Is Sunday the End of the Road for Turkey as a Secular Country?

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by Mark Angelides

Turkey has long been a shining (only) example of how a Muslim majority country can exist as a progressive society with freedoms, rights and a secular rule of law. But slowly, as power has become more centralized in the hands of President Recep Tayyip Erdo?an, the liberty and secularism that made Turkey so unique has been eroded. The culmination of this is coming on Sunday as Turks go to the polls to vote on a referendum to change the very system of government from a Parliamentary Democracy, to a bastardized Presidential Dictatorship.
Erdo?an has been campaigning not only for the votes at home, but also among the Turkish Diaspora abroad (as seen in the mass protests in Holland and Germany a few weeks ago). But few people have taken the time to look at exactly what is being voted on and the ramifications. Here’s a breakdown of the key aspects:

  • The aim is to change from a Parliamentary to a Presidential system.
  • It is being done as a referendum because Parliament refused the constitutional changes (less than two thirds of the vote).
  • There are a total of 18 Amendments in the bill.
  • If he wins this referendum, he could stand for President for ANOTHER two terms and reclaim his place as party leader.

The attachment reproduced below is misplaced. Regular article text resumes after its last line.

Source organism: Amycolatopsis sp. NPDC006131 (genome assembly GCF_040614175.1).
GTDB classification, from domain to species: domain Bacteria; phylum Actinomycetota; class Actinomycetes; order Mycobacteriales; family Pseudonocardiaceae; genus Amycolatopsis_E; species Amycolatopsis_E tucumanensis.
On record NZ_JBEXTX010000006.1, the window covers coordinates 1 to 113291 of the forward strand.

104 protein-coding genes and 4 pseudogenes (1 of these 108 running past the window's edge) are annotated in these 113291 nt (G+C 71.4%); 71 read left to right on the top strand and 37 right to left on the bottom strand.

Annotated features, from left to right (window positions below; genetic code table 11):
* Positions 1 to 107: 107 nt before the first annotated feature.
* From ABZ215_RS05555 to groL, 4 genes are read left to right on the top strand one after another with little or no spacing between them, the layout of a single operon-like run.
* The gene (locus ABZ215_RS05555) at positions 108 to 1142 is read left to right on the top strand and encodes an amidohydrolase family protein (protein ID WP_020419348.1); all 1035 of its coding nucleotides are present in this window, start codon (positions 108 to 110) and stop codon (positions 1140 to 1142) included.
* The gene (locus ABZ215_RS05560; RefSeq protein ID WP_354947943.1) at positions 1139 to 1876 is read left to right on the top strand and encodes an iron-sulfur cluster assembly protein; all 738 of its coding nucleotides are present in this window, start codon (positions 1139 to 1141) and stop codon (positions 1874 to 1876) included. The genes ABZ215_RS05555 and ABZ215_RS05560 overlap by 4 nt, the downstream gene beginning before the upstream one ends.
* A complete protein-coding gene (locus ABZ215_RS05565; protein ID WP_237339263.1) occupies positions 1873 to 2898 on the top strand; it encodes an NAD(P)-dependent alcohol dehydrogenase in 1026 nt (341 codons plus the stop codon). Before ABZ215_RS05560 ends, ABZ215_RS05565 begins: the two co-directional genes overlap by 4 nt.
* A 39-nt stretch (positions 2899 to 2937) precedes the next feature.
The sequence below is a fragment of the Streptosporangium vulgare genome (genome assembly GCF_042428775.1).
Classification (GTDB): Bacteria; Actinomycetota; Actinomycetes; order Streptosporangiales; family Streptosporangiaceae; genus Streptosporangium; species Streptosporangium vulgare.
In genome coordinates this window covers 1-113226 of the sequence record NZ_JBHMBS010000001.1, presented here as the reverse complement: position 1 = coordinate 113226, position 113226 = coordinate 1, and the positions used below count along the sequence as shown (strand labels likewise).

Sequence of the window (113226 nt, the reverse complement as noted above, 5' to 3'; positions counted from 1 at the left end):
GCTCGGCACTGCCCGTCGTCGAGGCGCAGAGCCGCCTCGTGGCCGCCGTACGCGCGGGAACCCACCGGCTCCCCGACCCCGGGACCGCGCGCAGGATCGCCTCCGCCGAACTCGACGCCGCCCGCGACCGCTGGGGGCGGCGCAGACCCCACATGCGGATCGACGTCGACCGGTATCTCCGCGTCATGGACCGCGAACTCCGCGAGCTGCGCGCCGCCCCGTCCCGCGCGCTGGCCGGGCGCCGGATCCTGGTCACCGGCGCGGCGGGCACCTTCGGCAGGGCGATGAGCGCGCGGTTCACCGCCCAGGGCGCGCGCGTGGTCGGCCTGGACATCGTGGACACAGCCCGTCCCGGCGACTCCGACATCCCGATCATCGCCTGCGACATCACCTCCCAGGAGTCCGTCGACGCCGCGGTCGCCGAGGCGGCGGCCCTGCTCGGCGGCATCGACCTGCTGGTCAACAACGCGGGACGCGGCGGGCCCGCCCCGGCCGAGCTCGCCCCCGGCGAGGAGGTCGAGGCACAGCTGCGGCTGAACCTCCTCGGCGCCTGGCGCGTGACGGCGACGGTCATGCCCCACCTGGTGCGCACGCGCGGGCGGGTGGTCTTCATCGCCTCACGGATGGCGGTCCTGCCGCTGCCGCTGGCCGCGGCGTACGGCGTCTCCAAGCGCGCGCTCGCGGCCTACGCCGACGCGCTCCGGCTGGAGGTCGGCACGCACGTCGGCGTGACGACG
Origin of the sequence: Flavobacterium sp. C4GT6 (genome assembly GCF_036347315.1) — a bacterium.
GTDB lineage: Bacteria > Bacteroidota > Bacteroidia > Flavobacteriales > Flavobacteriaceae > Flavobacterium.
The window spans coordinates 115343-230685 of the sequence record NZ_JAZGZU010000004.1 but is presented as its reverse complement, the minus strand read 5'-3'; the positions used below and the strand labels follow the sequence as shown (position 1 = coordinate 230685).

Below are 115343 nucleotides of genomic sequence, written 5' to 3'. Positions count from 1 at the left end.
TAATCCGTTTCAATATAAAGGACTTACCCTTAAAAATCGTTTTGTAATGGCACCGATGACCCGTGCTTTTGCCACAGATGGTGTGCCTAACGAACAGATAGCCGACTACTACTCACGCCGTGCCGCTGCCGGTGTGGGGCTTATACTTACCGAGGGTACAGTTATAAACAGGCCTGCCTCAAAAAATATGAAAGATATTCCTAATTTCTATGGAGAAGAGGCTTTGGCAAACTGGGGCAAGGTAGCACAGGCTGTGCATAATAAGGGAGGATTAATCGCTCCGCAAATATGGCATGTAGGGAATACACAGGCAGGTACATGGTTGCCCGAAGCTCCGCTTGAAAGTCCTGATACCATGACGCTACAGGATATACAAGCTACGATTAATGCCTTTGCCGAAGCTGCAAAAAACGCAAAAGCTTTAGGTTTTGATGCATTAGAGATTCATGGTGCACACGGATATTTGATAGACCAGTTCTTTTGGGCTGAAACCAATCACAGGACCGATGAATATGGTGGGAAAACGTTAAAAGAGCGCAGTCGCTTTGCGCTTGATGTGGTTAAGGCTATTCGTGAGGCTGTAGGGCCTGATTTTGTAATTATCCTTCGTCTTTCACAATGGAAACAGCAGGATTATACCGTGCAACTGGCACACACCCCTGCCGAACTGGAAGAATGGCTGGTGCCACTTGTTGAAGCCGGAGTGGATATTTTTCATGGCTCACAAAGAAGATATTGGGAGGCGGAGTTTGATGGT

The main points relate to the Executive and Legislative branches. Here are the main points (with thanks to the Guardian):

  • The abolition of the post of prime minister. The president will appoint the cabinet and will have a number of vice-presidents. Parliament will no longer oversee the ministers as their power to initiate a motion of no confidence will be removed.
  • The president will no longer have to be neutral, but will be able to maintain an affiliation to his political party. Currently the president has to sever ties with his party once he is elected.
  • The number of members of parliament will be increased from 550 to 600 and their minimum age lowered to 18.
  • It will be possible for the president to be impeached by parliament. At the moment he could only be prosecuted by the legislature if he committed treason.
  • The abolition of military courts.
  • The president will be able to appoint four out of 13 judges to the highest judicial board in the country.

Make no mistake, Erdo?an gets much of his support because he IS and Islamist. When this power becomes his, Turkey will once again become an Islam run state; and possibly ISIS’ biggest ally.

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1 thought on “Is Sunday the End of the Road for Turkey as a Secular Country?

  1. Rethink their status in NATO? Although Turkey has been talking with Russia about many things besides Syria and ISIS, it’s further tilt toward an Islamist entity will make the Russo-Turkish relationship very difficult to say the least. Am curious as to where Kurds are in general on the religious question?

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